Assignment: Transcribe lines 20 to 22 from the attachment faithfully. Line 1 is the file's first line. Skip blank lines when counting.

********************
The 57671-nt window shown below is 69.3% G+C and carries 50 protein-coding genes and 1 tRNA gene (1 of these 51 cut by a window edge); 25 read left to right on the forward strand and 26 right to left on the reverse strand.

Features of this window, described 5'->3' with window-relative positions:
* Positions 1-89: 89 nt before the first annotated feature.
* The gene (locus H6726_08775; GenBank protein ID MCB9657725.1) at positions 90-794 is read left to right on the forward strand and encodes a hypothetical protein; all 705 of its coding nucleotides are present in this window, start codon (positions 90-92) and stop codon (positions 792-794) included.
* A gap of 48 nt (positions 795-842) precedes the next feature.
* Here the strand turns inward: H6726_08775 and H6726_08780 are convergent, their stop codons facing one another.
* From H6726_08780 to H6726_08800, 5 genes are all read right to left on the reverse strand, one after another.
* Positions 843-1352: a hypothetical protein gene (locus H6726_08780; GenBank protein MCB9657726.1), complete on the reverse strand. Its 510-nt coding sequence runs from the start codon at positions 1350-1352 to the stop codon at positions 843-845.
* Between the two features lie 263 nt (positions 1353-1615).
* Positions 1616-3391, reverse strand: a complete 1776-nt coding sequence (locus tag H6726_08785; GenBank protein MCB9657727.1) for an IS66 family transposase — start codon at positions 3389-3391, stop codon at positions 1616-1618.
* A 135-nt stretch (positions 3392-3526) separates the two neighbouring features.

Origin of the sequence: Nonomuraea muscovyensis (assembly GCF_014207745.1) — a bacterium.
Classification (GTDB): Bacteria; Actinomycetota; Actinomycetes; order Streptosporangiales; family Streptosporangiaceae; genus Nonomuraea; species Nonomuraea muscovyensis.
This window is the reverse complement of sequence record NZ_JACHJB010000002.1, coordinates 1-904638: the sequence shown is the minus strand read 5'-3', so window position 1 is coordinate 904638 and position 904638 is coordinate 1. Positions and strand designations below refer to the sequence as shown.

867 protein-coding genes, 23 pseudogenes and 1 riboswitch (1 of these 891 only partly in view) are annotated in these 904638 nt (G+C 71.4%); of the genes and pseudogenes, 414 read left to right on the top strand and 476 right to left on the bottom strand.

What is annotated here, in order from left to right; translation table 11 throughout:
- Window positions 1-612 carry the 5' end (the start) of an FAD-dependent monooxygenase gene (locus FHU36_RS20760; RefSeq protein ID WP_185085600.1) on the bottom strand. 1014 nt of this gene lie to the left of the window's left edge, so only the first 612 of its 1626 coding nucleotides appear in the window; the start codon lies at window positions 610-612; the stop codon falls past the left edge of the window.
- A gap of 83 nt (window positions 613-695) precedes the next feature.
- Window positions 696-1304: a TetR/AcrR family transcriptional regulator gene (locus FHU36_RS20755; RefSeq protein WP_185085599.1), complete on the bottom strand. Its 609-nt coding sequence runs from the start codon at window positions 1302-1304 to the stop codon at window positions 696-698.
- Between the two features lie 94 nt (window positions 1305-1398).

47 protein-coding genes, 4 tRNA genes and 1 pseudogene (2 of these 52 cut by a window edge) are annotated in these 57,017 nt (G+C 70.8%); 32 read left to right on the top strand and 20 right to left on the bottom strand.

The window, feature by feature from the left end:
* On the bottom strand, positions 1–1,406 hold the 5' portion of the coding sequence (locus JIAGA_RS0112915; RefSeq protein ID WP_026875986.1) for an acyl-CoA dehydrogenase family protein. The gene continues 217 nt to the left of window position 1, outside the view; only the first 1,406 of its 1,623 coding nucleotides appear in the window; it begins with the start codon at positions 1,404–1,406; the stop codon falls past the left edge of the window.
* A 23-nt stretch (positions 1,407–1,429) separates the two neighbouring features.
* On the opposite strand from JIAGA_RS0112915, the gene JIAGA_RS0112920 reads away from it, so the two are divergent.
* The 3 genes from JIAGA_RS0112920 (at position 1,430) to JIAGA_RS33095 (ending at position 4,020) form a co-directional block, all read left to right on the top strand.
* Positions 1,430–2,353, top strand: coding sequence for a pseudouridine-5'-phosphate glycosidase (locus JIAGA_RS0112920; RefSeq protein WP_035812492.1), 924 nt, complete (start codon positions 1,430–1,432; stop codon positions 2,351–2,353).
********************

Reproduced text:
- Between the two features lie 94 nt (window positions 1305-1398).

47 protein-coding genes, 4 tRNA genes and 1 pseudogene (2 of these 52 cut by a window edge) are annotated in these 57,017 nt (G+C 70.8%); 32 read left to right on the top strand and 20 right to left on the bottom strand.

The window, feature by feature from the left end: